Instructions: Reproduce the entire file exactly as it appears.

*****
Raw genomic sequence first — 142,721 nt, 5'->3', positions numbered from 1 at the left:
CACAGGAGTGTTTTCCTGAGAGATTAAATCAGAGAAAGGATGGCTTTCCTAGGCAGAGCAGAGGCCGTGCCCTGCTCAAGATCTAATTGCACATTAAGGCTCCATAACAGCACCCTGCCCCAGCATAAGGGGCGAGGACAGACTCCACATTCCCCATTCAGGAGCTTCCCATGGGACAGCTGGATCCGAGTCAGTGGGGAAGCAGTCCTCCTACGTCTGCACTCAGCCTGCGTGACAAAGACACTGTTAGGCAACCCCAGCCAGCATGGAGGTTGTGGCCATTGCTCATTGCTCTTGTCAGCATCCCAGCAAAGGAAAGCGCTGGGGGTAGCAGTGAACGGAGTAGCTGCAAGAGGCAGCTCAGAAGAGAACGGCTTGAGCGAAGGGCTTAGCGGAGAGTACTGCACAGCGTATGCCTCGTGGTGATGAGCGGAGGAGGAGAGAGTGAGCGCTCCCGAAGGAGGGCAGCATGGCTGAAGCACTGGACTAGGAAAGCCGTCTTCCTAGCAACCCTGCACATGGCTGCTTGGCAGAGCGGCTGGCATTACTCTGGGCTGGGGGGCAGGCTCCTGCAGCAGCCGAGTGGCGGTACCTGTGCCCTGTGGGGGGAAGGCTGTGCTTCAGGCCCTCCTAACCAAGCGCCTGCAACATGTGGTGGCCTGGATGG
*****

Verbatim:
Raw genomic sequence first — 142,721 nt, 5'->3', positions numbered from 1 at the left:
CACAGGAGTGTTTTCCTGAGAGATTAAATCAGAGAAAGGATGGCTTTCCTAGGCAGAGCAGAGGCCGTGCCCTGCTCAAGATCTAATTGCACATTAAGGCTCCATAACAGCACCCTGCCCCAGCATAAGGGGCGAGGACAGACTCCACATTCCCCATTCAGGAGCTTCCCATGGGACAGCTGGATCCGAGTCAGTGGGGAAGCAGTCCTCCTACGTCTGCACTCAGCCTGCGTGACAAAGACACTGTTAGGCAACCCCAGCCAGCATGGAGGTTGTGGCCATTGCTCATTGCTCTTGTCAGCATCCCAGCAAAGGAAAGCGCTGGGGGTAGCAGTGAACGGAGTAGCTGCAAGAGGCAGCTCAGAAGAGAACGGCTTGAGCGAAGGGCTTAGCGGAGAGTACTGCACAGCGTATGCCTCGTGGTGATGAGCGGAGGAGGAGAGAGTGAGCGCTCCCGAAGGAGGGCAGCATGGCTGAAGCACTGGACTAGGAAAGCCGTCTTCCTAGCAACCCTGCACATGGCTGCTTGGCAGAGCGGCTGGCATTACTCTGGGCTGGGGGGCAGGCTCCTGCAGCAGCCGAGTGGCGGTACCTGTGCCCTGTGGGGGGAAGGCTGTGCTTCAGGCCCTCCTAACCAAGCGCCTGCAACATGTGGTGGCCTGGATGG